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21st Apr 2019

Investigation

Car lobby complained about emissions tampering by others

  • Some diesel vehicles require AdBlue, a brand of diesel exhaust fluid made of urea and deionized water. (Photo: Peter Teffer)

The motor vehicle industry's main lobby organisation in Brussels asked the European Commission in 2012 to take action against a company offering to tamper with emission filters, according to an email seen by EUobserver.

The request is somewhat ironic, considering that it has since emerged some car companies themselves have misled the public about how their cars' emissions filters worked.

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Many diesel cars and trucks have an emissions filtering system that requires AdBlue, a brand of diesel exhaust fluid made of urea and deionized water.

After so many kilometres of driving, the AdBlue tank needs to be refilled, at the cost of the owner. Most cars will refuse to start if the engine control unit (ECU) thinks the AdBlue tank is empty.

In an email to the commission, a representative of the European Automobile Manufacturers Association (ACEA) wrote that a company called ECUFlash was “once again” advertising to reprogramme diesel cars so that a warning to replace AdBlue will no longer appear in the vehicle's dashboard.

The tampering would allow the car or truck to operate without the emissions filter doing its work to prevent pollution.

The ACEA employee wrote in April 2012 that the issue had already come up two years before, and that at the time vehicle manufacturers persuaded ECUFlash to no longer publish their logos on its website. ACEA also pointed out that in the US, a website domain of a company offering similar services was seized.

“Can't the EU also act like the US Department of Homeland Security and take similar measures against websites offering goods or services that are against the common interest?”, the author added.

“Clearly, the devices on this web-page pose a significant risk to the correct functioning of essential (approved) environmental systems.”

“Most grateful for your advice how this issue can be followed up at EU level to stop such devices being sold that defeat the objective of EU legislation and the substantial investments by industry into complying with EU legislation.”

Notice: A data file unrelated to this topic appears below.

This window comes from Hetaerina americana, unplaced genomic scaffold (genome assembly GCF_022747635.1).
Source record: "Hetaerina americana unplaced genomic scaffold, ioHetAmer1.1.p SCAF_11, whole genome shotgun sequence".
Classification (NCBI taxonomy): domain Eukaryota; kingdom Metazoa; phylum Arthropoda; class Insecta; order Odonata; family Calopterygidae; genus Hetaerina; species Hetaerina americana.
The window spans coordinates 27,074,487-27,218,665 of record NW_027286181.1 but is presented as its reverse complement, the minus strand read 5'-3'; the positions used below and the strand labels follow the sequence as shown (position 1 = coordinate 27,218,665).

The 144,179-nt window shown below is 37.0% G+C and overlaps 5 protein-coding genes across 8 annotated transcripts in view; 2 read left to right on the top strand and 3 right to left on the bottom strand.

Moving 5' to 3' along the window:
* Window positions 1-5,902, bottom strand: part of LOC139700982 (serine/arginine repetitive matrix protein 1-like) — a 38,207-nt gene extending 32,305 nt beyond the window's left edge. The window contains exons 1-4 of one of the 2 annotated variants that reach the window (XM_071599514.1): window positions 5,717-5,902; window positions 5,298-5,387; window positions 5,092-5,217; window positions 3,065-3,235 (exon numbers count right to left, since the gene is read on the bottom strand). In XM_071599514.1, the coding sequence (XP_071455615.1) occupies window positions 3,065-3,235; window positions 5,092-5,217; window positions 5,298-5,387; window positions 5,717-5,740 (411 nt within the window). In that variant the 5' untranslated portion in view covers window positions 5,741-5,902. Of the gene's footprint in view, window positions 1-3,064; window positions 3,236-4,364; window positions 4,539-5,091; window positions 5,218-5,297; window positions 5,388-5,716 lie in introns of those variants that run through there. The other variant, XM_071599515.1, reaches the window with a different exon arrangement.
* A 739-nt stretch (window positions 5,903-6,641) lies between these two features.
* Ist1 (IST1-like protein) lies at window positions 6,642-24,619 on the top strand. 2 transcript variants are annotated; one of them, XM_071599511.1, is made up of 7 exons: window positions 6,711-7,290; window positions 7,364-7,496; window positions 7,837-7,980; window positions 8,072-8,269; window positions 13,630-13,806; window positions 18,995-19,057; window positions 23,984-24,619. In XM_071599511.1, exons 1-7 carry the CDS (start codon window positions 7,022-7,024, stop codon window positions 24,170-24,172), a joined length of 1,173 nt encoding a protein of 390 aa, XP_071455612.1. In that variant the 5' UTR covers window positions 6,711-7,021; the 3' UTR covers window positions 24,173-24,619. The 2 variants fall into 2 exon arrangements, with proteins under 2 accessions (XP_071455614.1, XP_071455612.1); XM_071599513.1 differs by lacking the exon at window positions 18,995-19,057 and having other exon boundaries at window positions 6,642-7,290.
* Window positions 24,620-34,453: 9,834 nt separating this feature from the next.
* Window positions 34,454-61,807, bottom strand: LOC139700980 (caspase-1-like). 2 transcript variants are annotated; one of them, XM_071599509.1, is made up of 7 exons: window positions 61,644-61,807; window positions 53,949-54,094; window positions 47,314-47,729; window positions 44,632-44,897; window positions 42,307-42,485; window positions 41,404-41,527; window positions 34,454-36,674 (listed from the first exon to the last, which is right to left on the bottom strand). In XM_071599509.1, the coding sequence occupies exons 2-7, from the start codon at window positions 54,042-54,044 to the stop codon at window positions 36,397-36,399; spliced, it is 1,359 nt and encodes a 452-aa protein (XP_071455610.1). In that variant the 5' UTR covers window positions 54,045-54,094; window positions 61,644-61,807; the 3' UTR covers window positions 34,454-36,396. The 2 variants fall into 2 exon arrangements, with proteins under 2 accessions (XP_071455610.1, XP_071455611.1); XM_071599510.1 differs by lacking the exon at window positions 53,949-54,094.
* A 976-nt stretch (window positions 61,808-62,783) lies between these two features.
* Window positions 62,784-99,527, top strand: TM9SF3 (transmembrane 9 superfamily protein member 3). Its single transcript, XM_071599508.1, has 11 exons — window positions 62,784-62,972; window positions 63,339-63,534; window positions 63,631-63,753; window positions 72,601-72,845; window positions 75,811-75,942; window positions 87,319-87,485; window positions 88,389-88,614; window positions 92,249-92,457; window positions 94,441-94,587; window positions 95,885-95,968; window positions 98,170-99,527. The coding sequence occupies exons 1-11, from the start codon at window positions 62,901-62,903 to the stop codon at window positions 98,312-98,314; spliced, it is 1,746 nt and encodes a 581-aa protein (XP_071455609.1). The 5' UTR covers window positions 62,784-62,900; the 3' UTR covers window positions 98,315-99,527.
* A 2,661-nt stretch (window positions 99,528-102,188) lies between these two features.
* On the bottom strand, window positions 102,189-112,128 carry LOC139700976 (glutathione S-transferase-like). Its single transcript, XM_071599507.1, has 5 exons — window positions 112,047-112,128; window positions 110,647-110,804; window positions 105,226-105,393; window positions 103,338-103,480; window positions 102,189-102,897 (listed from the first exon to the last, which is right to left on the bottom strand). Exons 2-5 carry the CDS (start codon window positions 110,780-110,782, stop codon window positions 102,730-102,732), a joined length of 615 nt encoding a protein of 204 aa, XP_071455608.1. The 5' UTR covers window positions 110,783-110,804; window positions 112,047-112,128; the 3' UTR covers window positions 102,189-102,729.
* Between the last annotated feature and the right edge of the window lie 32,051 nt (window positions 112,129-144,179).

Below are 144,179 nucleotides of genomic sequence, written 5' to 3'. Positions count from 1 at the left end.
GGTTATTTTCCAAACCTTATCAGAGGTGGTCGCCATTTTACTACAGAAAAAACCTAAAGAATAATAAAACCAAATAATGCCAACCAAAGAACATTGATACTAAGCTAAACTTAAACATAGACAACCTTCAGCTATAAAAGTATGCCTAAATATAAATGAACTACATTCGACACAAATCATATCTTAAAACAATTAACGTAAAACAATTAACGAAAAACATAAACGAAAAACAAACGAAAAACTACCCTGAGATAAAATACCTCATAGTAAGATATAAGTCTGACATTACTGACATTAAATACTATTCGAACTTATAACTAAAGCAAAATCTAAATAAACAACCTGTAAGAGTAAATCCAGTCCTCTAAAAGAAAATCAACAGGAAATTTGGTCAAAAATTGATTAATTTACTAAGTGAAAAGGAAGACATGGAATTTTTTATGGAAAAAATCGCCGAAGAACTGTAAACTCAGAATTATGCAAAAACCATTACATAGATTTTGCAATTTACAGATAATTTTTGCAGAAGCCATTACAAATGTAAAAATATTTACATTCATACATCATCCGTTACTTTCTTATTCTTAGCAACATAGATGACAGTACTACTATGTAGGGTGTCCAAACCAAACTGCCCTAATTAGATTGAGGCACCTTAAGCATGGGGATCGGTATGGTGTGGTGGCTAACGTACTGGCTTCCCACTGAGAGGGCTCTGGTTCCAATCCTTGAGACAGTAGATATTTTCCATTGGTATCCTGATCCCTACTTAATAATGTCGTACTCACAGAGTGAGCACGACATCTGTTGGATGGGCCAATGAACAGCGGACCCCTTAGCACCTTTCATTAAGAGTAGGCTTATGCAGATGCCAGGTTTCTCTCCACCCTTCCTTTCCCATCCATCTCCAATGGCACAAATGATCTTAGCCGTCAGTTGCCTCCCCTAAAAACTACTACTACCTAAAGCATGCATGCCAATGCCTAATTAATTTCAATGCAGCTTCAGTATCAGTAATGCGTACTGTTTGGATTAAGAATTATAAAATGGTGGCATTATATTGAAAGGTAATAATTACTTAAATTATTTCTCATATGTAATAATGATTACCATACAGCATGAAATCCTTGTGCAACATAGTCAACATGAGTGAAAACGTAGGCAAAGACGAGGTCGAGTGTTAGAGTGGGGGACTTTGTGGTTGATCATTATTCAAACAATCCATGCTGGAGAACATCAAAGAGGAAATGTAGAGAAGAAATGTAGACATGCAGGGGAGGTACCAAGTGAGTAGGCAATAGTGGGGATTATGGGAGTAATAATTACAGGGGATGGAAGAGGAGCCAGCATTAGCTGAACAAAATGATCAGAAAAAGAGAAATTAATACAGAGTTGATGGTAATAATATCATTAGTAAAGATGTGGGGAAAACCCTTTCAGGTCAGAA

Defeat devices

The email had the subject line “Emission control defeat devices advertised on the web”.

Defeat devices, which switch off or turns down the emissions filter under certain circumstances, are banned in the EU and the US.

But ACEA's request for action against the sale of defeat devices rings somewhat hollow four years later.

In the period the email was written, Volkswagen Group was already installing its own defeat devices in diesel cars, aimed at fooling the emissions tests.

Recent revelations have also shown that many car manufacturers have equipped their diesel cars with defeat devices, even though most of them argue that these are allowed, because of an exception in EU legislation.

The commission, for its part, wrote ACEA back a week later.

Cat-and-mouse

An EU civil servant wrote that although is was unclear whether the sale of the equipment was illegal, “it is clearly undermining the objectives” of the EU's car emission legislation. The civil servant added the commission should “raise the awareness of member states that ECU [engine control unit] tampering equipment exists and is readily available for sale on the internet”.

“Obviously the issue will need permanent supervision, probably resulting in a cat-and-mouse game between manufacturers of vehicles and tampering tools,” the commission representative wrote.

The issue was discussed some months later at a so-called expert group meeting of member states, the commission, and ACEA.

It is unclear what measures were decided, but the Italian delegation had sent comments in advance, which are available online.

“The issue of ECU tampering is not negligible, and a concrete action aimed to reduce this kind of manipulation is needed,” the Italians wrote ahead of the September 2012 meeting.

They said that to discourage tampering, “adequate fines” for repairers and resellers, as well as for customers who ordered it, must be established.

The Italian request for fines against tampering with the engine control unit also has some irony to it. Italy has one of the lowest penalties in the EU in place for the use of defeat devices.

'Fully guaranteed'

Four years later however, the UK-based company in question is still advertising its services online.

ECUFlash is even boastful about it.

“Our Adblue removal service is fully guaranteed and will never cause you a problem again,” the company says on its website.

“This process of ECU reprogramming will not leave any traces of the system being inactive or any fault codes on the dash or in the ECU so you can take it into the dealers for service and they won’t be able to detect that its been disabled,” it adds, noting that after the procedure the car “will even still pass” the annual exhaust emissions test required by British law.

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